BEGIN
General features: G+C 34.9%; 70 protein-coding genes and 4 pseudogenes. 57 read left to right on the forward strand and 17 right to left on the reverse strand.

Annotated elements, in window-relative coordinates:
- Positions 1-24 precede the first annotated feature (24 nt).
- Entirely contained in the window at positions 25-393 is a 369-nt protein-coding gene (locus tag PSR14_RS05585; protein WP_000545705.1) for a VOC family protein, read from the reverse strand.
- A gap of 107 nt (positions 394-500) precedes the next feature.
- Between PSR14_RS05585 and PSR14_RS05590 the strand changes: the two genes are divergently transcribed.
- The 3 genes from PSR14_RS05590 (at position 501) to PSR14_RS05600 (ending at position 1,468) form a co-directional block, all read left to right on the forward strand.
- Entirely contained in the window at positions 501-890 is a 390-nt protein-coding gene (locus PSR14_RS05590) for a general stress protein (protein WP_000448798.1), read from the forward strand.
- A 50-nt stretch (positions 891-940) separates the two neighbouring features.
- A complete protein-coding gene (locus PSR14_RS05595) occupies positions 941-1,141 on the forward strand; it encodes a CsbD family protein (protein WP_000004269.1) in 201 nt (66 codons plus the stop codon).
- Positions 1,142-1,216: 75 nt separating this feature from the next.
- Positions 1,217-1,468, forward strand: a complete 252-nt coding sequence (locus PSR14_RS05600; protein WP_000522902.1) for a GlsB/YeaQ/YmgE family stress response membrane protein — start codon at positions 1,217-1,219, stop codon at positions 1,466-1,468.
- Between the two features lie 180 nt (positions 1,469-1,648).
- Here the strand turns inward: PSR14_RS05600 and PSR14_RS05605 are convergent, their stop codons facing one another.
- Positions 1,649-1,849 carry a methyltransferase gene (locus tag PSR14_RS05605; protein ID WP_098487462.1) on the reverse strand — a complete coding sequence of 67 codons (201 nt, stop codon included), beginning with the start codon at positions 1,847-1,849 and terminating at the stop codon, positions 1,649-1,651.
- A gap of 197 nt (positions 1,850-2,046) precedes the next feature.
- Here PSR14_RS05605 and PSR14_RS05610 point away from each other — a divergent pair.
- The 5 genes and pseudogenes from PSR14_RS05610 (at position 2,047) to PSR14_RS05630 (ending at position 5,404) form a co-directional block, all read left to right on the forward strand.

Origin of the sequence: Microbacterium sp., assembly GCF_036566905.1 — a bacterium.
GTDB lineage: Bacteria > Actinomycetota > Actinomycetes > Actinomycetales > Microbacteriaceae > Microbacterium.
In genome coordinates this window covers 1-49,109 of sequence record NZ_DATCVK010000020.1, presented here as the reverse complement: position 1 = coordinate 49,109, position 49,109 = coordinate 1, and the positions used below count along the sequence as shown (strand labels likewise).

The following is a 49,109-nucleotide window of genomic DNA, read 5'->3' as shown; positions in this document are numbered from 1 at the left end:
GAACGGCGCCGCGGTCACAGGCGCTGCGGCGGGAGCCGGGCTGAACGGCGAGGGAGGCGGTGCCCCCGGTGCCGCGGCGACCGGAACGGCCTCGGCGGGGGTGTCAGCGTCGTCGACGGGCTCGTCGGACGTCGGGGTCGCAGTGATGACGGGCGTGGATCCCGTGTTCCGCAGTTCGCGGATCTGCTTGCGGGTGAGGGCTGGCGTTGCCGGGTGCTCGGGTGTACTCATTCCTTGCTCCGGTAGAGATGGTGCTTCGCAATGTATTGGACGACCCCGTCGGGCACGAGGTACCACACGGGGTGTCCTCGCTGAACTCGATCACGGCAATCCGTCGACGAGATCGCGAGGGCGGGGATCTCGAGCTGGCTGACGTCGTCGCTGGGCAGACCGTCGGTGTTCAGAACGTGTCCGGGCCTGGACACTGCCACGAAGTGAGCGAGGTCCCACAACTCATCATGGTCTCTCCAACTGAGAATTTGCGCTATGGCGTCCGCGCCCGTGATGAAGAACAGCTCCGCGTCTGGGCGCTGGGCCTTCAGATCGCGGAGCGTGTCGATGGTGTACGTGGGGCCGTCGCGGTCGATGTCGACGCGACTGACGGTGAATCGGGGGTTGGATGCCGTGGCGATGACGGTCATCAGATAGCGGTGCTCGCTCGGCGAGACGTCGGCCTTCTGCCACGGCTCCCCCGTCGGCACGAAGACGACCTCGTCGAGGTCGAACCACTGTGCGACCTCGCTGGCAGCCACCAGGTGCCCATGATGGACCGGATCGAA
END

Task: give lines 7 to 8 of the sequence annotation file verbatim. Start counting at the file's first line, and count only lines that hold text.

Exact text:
- The 3 genes from PSR14_RS05590 (at position 501) to PSR14_RS05600 (ending at position 1,468) form a co-directional block, all read left to right on the forward strand.
- Entirely contained in the window at positions 501-890 is a 390-nt protein-coding gene (locus PSR14_RS05590) for a general stress protein (protein WP_000448798.1), read from the forward strand.